For lovers of fine art, it was a veritable field day.
In art shows and galleries across the nation and around the world and over eBay, a trove of limited edition prints by master artists started going up for sale as early as the summer of 1999.
There were two 1968 Pablo Picasso etchings signed in pencil by the artist and numbered from an edition of only 50 prints.
There was a signed print of the “Eiffel Tower” by Marc Chagall, just one of 90.
There was another Picasso print—a drawing called “Francoise Gilot”—that had been obtained from the legendary artist’s daughter.
There were thousands of prints by Calder, Dali, Warhol, Miro, Lichtenstein, and other noted artists, often signed and numbered, complete with certificates of authenticity.
All sold for top dollar.
And all total fakes.
The prints sold by select dealers, it turns out, were counterfeits. The signatures had been forged, the certificates fabricated, the prices driven to inflated levels by “shill bids” on eBay and by other marketing trickery.
Now, seven individuals allegedly behind two separate but overlapping counterfeit art rings—including art dealers in Illinois, Florida, and New York and distributors in Spain and Italy—have been charged in two indictments announced on Wednesday. Together, the scheme is said to have cost victims in Australia, Canada, Europe, Japan, and the U.S. more than $5 million.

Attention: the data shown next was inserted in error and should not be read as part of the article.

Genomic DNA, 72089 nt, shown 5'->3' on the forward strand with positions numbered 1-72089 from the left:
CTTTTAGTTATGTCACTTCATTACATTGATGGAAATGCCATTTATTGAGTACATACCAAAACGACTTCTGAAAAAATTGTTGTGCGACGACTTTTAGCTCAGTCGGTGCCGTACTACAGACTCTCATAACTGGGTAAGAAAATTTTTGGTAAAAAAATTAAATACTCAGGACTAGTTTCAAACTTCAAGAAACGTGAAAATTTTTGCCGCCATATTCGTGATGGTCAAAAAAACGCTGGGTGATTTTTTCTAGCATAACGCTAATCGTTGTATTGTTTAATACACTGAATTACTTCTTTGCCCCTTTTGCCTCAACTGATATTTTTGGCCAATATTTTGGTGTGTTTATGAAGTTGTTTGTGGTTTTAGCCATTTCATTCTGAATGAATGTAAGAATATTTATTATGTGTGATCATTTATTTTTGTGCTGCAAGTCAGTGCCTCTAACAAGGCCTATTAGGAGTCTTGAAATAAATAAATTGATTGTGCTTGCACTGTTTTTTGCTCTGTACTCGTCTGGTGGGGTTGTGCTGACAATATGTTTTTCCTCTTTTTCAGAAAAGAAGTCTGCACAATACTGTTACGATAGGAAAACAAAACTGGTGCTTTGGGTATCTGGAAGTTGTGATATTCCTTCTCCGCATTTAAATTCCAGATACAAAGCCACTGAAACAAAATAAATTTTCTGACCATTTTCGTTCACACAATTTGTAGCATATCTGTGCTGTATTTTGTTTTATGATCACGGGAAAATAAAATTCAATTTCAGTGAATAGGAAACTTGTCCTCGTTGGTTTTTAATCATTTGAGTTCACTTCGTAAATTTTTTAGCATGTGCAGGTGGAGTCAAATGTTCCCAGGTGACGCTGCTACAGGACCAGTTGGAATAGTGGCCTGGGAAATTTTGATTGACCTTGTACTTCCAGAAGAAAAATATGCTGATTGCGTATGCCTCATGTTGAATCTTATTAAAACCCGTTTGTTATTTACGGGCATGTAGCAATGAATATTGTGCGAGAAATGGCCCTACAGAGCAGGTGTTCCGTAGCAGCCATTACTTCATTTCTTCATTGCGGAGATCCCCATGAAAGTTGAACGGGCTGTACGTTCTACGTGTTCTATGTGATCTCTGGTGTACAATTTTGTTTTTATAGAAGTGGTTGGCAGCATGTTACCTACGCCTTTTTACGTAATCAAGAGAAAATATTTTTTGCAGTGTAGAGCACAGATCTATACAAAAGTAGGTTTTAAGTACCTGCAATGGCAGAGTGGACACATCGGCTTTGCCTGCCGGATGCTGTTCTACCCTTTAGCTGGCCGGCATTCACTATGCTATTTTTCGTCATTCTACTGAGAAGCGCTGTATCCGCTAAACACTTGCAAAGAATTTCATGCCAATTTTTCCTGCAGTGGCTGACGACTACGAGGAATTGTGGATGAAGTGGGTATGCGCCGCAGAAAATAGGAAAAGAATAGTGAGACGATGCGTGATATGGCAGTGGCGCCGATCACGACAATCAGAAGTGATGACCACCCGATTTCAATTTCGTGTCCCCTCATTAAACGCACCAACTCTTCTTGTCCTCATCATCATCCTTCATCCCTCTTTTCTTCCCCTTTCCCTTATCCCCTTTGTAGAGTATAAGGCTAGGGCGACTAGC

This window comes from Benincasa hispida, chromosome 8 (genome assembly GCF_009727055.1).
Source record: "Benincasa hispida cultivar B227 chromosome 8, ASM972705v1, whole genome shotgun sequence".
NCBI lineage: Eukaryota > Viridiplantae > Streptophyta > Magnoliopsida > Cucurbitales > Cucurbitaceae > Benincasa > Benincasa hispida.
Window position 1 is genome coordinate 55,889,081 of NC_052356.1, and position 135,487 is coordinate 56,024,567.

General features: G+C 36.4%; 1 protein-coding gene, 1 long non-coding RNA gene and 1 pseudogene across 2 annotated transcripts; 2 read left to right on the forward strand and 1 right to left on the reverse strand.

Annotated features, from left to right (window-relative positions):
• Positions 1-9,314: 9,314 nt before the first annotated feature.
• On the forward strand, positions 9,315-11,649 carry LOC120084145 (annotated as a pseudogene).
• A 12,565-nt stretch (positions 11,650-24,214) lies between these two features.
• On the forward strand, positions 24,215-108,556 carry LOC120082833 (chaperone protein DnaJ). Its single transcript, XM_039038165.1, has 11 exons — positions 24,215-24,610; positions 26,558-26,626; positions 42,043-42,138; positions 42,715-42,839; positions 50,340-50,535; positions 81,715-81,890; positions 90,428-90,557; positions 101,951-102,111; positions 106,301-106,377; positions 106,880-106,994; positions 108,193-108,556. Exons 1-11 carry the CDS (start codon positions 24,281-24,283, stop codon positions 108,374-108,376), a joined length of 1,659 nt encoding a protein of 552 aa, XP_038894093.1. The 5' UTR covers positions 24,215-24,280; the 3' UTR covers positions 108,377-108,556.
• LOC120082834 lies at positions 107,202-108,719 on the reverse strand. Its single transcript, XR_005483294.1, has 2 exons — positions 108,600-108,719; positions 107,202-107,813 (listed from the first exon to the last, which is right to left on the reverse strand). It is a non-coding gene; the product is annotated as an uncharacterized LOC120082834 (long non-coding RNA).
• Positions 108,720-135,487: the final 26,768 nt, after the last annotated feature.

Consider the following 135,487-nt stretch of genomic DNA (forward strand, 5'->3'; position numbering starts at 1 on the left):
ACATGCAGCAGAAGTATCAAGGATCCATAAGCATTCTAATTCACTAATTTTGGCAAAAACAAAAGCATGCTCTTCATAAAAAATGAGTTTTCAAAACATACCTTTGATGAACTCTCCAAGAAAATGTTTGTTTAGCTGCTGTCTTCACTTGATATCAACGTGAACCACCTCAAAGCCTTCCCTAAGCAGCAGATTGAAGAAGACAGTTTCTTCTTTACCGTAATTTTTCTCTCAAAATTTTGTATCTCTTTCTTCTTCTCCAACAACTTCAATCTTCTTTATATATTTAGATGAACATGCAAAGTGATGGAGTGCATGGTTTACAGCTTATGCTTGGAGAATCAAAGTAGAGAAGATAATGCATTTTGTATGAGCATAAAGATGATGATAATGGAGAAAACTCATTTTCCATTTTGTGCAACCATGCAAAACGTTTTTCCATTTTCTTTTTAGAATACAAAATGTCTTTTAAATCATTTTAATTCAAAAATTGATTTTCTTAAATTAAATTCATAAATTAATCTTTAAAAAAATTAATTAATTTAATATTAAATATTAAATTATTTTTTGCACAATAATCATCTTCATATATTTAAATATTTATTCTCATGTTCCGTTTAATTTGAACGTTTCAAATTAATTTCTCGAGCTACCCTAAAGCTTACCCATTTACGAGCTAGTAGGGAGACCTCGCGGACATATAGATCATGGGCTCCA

The case, code-named “Operation Dealer no Deal,” was launched two-and-a-half years ago by the U.S. Postal Inspection Service and the Chicago Division of the FBI after eBay stepped forward with information about fake artwork being sold through its Internet auction website.
“EBay was a great partner in this case,” said Chicago Special Agent Brian Brusokas, a member of the FBI’s Art Crime Team who worked on the investigation. “They identified sellers for us, gave us bidding histories, and shut down accounts used by con artists.”
Postal inspectors played a key role by going undercover in online transactions and in face-to-face meetings. Also contributing to the investigation were Los Mossos d’Esquadra (the Catalan police force) in Barcelona, Spain; U.S. Immigration and Customs Enforcement agents; and the Northbrook Police Department in Illinois.
Don’t let it happen to you. Special Agent Brusokas has a few words of advice when it comes to buying high-dollar art:
“Get a complete provenance or chain of custody on each piece to find out where the art came from originally. Was it obtained directly from an estate, for example? This information provides a way to double-check the piece’s history instead of just relying on the certificate of authenticity.”
“Research the dealer carefully. Check the Better Business Bureau for possible complaints. Find out if they sell only online or if they have a gallery.”
“For pieces of art you already own, you can go back to the gallery and ask for provenance on your print. You can also contact artists’ foundations which will do side-by-side comparisons with originals for a fee.”
“And remember, when you’re trying to find that one treasure from someone’s garage, that’s when you’re more likely to let your guard down.”
Think you’ve been victimized by fraudulent art sales? Then report it to law enforcement by visiting the Northern District of Illinois U.S. Attorney website or by calling its toll-free number at (866) 364-2621.
The FBI’s Art Crime Team, launched in 2004, includes 13 special agents and three Department of Justice attorneys. To date, the team has recovered 850 cultural objects valued at more than $134 million.